Friday, September 13, 2013

The Life and Sort of Death of Eric Argyle: Remembrances

Karen Sheridan and Erica Murray in THE LIFE AND SORT OF DEATH OF ERIC ARGYLE, a 15th Oak production.  Photo by Lucy Nuzum

I was eager to check-out 15th Oak's award-winning show The Life and Sort of Death of Eric Argyle which was described as venturing "into Daniel Kitson territory."  Obviously, you can't sell a show as Daniel Kitson-esque and not expect me to show up. 

I can see where the comparison comes from.  Focused on the unexamined lives of ordinary people, with a tinge of the melancholy, Eric Argyle is a Kitson fledgling.  It looks like its shambolic, storyteller Dad (I assume its Mum is Irish) and shares many qualities with him, but it's in it's earliest of stages of growth.*  Written by Ross Dungan and directed by Dan Herd, Eric Argyle is winsome at times and noble in its storytelling efforts.  It is a promising introduction of the 15th Oak theatre company to New York audiences. 

Eric Argyle (David McEntegart), standing around in his pajamas, finds himself before a questioning audience.  Led by a strange moderator (Katie Lyons) an unexplained group recreates key scenes in his life.  Eric's not quite sure what is happening but he's pretty sure he's dead. We meet his abusive uncle Mr. Aldershot (Davey Kelleher), his best friend Craig (Manus Halligan), and his best friend's girl Gillian (Siobhán Cullen). We see how he meets the man who becomes his boss, Mr. Downey (again Manus Halligan).

At the same time Eric is bearing witness to a twisted version of "This is Your Life," Jessica Bolger (Karen Sheridan) is up late with her crying nephew and answers the door only to come across a postman with 5307 letters addressed to her house. Eventually these disparate tales will connect,
and one person's adventure will have meaning in someone else's life. But until these strands intersect again, we see Eric's small life unfold before us and the people who meant the most to him. We see the choices he made, his failures, and uncomfortably so does he. Reliving what are some of the most difficult of his life, he starts to fight against the authority in this afterlife.

As with any story that looks backward on a life, with perspective,there are pivotal moments you wish did not happen the way they did.  The show delves into this regret, memory, and loss and successfully
focuses on your heart strings.

It reminded me most of Pig Pen Theatre Company's The Old Man and The Moon which also involved a young, developing theater company which triples as storytellers, actors, and musicians and a tone that is quiet whimsy.  Here, the company reads to us from the story of Eric Argyle, doubles up on characters, acts out scenes, and plays several instruments as underscoring. Unlike Pig Pen which went a lot further with an inventive visual design involving shadow puppets, Eric Argyle is more modest in its approach.  The design aesthetic gently suggests the afterlife is like a jumbled antique shop--mismatched lamps, chairs, and sentimental objects.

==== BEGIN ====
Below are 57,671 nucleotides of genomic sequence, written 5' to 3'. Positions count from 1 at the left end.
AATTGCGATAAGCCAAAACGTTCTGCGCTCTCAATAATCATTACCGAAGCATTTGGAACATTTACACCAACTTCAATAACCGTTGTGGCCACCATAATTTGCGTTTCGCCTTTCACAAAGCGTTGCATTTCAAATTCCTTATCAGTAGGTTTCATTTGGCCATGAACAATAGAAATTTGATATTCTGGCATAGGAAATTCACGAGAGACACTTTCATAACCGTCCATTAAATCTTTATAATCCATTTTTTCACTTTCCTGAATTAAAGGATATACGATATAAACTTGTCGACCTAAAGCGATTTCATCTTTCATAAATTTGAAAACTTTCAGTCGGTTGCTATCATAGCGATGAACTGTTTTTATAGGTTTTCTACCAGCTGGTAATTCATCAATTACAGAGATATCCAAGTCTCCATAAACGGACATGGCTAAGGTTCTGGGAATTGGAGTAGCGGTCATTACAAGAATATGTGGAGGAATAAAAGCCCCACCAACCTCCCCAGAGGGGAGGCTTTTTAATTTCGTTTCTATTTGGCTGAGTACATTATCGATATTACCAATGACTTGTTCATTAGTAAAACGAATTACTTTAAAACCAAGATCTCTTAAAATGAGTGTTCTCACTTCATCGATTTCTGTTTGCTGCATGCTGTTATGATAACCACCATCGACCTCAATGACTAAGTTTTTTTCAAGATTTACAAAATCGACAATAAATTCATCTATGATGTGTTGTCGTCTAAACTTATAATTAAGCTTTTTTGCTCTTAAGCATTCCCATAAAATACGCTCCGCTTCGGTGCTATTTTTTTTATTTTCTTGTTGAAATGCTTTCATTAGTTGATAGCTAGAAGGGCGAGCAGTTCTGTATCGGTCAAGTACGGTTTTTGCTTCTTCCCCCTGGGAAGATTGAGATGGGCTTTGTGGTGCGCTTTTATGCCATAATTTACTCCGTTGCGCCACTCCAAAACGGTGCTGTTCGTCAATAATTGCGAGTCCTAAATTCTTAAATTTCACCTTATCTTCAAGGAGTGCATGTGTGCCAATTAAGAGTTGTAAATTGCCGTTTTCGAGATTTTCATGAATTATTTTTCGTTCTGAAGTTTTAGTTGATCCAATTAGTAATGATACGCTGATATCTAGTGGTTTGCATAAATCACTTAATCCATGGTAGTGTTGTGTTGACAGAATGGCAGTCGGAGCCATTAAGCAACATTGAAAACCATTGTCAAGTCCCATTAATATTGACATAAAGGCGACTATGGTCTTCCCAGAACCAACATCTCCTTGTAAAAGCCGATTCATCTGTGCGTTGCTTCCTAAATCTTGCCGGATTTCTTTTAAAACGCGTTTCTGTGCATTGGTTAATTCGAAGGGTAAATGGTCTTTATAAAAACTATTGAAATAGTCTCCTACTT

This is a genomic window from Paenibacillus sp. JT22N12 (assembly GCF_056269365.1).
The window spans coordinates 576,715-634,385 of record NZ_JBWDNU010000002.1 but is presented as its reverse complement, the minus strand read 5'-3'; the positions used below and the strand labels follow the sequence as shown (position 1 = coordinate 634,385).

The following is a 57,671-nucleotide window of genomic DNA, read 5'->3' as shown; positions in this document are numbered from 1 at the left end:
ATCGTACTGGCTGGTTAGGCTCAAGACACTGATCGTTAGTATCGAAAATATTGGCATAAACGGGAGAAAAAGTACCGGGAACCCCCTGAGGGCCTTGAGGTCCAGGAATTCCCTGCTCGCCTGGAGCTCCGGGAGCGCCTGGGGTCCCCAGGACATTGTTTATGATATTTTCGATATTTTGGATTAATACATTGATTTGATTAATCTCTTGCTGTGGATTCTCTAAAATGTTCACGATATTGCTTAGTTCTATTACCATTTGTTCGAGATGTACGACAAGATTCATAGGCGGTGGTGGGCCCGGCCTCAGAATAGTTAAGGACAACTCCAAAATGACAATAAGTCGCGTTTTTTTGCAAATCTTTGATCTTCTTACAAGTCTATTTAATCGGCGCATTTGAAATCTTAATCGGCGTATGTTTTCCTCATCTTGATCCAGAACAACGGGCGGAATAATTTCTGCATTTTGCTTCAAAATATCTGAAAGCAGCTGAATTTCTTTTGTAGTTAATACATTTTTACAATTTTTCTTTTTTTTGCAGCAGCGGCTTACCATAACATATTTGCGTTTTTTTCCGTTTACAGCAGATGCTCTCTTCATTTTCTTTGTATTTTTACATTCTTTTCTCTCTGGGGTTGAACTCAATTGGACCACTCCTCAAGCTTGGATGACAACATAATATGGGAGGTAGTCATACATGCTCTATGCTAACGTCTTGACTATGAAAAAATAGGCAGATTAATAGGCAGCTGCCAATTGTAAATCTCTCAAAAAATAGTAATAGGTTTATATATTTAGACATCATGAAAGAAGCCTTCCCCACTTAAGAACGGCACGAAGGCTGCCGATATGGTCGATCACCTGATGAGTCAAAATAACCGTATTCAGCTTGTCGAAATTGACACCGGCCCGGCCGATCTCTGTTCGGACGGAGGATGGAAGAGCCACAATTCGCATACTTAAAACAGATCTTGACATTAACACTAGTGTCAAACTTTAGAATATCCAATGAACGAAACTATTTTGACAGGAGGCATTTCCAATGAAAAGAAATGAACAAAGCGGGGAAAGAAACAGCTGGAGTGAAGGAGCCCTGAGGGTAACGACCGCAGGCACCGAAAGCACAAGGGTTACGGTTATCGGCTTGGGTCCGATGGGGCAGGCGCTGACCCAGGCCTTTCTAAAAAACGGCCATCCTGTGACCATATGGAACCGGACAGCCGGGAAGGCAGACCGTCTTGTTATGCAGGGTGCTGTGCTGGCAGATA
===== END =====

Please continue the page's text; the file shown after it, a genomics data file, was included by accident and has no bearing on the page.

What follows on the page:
Standouts among the performers were James Murphy as young Eric who grows from stuttering boy to creative and yet stifled man.  Erica Murray managed to play the young child, Imelda, with conviction and authenticity. Karen Sheridan, as the disgruntled Jessica, makes the most of her smaller role.

Erica Murray in THE LIFE AND SORT OF DEATH OF ERIC ARGYLE, a 15th Oak production. Photo by Lucy Nuzum
There's no question there are some lovely and heartbreaking moments in this show--these are mostly the scenes where Eric's life is recreated and he is forced, Ghost of Christmas Past style, to look on. But the storytelling device, where the cast passes the book around and reads us the story, does not have as much magic or power as it should for the mysterious world being created here.  It takes up a good portion of the show and it somehow remains didactic narration and not more vivid storytelling. The people doing the reading are not characters.  There is no struggle to read out the harder bits and no guidance or inflection to shape it otherwise.  Dan Herd's direction keeps the shifts in time clear but I wish the company had found a way to make the reading of the story as moving as the story being told.

*As a connoisseur of Kitson, I will assume the naming of a character as Hanratty is an homage to the Legend of Denby Dale as he tosses out that name from time to time in his casual asides and it is
a funny name.

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